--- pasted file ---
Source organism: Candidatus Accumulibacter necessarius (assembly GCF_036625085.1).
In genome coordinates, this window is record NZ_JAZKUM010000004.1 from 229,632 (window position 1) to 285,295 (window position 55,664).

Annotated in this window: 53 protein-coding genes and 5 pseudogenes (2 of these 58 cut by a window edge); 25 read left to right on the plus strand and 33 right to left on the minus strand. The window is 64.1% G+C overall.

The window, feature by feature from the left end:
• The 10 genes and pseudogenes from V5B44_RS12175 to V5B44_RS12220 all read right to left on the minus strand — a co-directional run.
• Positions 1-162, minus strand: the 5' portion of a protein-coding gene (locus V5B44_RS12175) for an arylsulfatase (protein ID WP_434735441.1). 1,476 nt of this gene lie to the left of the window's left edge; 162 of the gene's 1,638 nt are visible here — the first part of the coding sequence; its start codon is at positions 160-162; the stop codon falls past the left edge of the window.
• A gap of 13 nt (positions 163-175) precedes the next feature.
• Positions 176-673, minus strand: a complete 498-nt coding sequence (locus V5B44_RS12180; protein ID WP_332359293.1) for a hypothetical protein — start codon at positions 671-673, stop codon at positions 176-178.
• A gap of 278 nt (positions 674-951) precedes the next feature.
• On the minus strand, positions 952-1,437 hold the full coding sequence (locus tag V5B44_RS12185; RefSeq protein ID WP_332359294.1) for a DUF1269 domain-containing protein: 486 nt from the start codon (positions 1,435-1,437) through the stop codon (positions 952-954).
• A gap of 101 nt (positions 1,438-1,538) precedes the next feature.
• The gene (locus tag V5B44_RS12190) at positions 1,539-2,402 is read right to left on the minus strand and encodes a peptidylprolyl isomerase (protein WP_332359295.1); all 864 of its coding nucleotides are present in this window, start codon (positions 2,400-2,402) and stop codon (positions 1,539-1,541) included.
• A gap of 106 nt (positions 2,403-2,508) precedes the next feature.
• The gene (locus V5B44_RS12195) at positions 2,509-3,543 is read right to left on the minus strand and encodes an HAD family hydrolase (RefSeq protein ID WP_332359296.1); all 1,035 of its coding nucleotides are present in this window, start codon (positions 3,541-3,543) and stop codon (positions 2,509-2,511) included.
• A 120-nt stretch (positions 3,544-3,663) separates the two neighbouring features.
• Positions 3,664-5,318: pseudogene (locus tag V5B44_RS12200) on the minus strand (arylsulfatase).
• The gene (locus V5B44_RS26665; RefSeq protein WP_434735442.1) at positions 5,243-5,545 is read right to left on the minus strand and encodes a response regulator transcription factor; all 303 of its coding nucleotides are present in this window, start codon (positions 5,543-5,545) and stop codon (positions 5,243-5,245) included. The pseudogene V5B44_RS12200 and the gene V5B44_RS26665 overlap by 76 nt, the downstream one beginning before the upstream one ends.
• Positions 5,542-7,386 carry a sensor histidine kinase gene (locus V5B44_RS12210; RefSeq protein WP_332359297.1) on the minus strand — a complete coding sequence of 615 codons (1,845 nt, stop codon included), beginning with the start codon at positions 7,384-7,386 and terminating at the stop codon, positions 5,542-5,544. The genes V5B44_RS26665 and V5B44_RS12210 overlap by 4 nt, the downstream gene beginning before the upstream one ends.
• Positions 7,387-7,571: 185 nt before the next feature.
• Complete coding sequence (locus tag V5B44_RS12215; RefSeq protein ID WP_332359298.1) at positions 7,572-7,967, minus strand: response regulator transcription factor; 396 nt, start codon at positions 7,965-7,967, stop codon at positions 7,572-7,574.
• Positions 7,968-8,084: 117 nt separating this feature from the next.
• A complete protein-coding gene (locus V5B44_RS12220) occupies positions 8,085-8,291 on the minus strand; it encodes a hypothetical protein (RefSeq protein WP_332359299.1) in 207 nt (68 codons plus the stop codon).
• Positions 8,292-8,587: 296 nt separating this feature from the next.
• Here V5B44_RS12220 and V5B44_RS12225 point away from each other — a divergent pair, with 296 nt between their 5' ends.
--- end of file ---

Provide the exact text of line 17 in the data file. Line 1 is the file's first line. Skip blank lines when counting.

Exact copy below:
• The gene (locus V5B44_RS26665; RefSeq protein WP_434735442.1) at positions 5,243-5,545 is read right to left on the minus strand and encodes a response regulator transcription factor; all 303 of its coding nucleotides are present in this window, start codon (positions 5,543-5,545) and stop codon (positions 5,243-5,245) included. The pseudogene V5B44_RS12200 and the gene V5B44_RS26665 overlap by 76 nt, the downstream one beginning before the upstream one ends.